Colorado Backs Experimental Drugs for Dying Patients

Monday, 19 May 2014 09:27 AM

By Drew MacKenzie

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The growing pressure to allow experimental drugs to be used on dying patients has been given a vital boost in Colorado, where a so-called "right-to-try" bill became law over the weekend.

Although the measure is the first in the nation, lawmakers in several states are pushing similar legislation that could result in terminal patients receiving therapies still to be approved by the Food and Drug Administration, The Wall Street Journal reported.

The bill, which received unanimous legislative support and was signed by Colorado Gov. John Hickenlooper, does not force drug companies to give test drugs to potential patients outside those taking part in clinical trials.

However, right-to-try supporters hope that the act will lead to faster approval of life-saving drugs that often take years to be approved.

Arizona is due to vote on a right-to-try referendum this fall, while similar bills have been passed by state legislatures in Missouri and Louisiana but are still waiting for the governors to sign off on them, the Journal said.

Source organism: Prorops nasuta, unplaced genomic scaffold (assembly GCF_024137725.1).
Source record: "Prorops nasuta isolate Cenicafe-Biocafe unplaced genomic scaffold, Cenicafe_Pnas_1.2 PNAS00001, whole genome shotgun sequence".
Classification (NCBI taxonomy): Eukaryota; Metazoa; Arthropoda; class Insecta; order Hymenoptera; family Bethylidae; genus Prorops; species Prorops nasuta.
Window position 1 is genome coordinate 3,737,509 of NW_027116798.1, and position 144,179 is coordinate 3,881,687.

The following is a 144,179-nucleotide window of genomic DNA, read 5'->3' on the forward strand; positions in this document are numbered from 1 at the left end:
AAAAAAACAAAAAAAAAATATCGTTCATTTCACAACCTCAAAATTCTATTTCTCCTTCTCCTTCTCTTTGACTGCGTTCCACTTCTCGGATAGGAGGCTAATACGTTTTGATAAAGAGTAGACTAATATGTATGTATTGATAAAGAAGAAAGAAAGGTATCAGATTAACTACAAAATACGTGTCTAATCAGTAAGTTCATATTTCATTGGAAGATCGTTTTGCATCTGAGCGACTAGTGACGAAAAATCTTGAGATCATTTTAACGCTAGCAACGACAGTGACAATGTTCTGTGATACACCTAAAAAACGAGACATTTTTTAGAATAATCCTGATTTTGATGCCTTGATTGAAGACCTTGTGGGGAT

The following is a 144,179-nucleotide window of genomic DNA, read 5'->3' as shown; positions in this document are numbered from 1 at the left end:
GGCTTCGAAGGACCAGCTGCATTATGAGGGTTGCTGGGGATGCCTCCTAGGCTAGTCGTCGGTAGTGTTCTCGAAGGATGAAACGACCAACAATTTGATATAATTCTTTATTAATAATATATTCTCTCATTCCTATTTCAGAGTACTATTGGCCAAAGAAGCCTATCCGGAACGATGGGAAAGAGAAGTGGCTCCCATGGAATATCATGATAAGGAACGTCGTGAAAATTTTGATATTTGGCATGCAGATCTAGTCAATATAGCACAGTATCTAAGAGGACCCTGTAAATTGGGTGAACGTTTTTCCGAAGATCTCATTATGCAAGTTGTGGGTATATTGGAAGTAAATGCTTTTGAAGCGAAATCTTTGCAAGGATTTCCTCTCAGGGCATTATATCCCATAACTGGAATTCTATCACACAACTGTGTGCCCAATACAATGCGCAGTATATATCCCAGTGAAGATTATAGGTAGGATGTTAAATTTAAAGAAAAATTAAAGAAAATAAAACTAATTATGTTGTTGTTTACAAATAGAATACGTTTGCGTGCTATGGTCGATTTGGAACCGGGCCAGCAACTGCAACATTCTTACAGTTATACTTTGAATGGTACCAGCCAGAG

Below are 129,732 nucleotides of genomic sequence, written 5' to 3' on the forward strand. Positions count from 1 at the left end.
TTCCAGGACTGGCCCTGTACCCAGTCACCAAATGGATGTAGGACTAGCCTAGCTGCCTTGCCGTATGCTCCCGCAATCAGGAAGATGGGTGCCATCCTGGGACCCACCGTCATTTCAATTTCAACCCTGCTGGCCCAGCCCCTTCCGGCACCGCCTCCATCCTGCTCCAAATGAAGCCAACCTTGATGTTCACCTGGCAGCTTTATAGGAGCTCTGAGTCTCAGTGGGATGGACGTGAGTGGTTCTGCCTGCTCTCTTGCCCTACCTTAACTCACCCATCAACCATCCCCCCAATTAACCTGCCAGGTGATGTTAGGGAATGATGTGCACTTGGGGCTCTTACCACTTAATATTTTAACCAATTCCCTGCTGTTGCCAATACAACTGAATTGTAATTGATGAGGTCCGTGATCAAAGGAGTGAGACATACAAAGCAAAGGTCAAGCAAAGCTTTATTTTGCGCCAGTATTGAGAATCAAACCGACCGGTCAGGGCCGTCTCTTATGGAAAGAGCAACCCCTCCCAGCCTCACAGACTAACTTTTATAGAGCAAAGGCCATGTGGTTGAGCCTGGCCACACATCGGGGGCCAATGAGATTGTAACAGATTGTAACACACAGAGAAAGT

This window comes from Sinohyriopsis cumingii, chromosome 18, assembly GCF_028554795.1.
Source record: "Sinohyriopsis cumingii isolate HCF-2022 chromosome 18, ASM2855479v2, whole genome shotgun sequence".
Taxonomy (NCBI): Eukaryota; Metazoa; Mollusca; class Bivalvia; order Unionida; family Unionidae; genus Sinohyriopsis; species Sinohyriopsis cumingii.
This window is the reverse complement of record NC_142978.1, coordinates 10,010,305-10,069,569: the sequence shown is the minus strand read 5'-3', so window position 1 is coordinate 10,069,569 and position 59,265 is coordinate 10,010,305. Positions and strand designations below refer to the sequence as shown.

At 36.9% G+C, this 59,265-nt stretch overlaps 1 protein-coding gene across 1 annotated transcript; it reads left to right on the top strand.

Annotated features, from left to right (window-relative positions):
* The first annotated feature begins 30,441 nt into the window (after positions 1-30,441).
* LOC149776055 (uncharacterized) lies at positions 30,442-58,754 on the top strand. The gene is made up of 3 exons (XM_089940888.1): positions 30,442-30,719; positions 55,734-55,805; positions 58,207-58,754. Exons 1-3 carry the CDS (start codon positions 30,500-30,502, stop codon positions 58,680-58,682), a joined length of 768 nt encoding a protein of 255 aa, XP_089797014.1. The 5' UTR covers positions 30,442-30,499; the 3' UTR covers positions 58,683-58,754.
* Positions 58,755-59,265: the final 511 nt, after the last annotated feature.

The Goldwater Institute, a Phoenix-based conservative nonprofit advocacy group that put forward the proposals in these states, says it’s planning to push the measures in legislatures nationwide.

Colorado’s right-to-try act allows terminal patients to take experimental drugs that have cleared early-stage safety trials. The manufacturer must agree to provide them to the patients, while the FDA is no longer required to approve them in that state, as it has in the past.

State Sen. Irene Aguilar, a Denver Democrat and physician who co-sponsored the bill, said, "If a person has been diagnosed with something terminal, and they don't have any hope, and there is something out there they want to try that might work for them, I am supportive of people being able to do that."

The right-to-tryers are hoping their efforts will result in easier access to the new so-called cancer immunotherapies, which unleash the body’s immune system to fight tumors. They shrink tumors and have performed well in early clinical trials.

But the trade group Pharmaceutical Research and Manufacturers of America, warned that the public’s safety is not best served by circumventing FDA oversight, the Journal reports.

Sascha Haverfield, vice president of scientific and regulatory affairs at PhRMA, told the Journal, "Successful completion of the clinical trial process is necessary to demonstrate that an investigational medicine is safe and effective, which is required to obtain FDA approval, so that companies may make the medicine available to a broader patient population when clinically appropriate."

An FDA spokesman says the right-to-try movement is "inconsistent with its congressionally mandated authority and agency mission to protect the public from therapies that aren't safe and effective."

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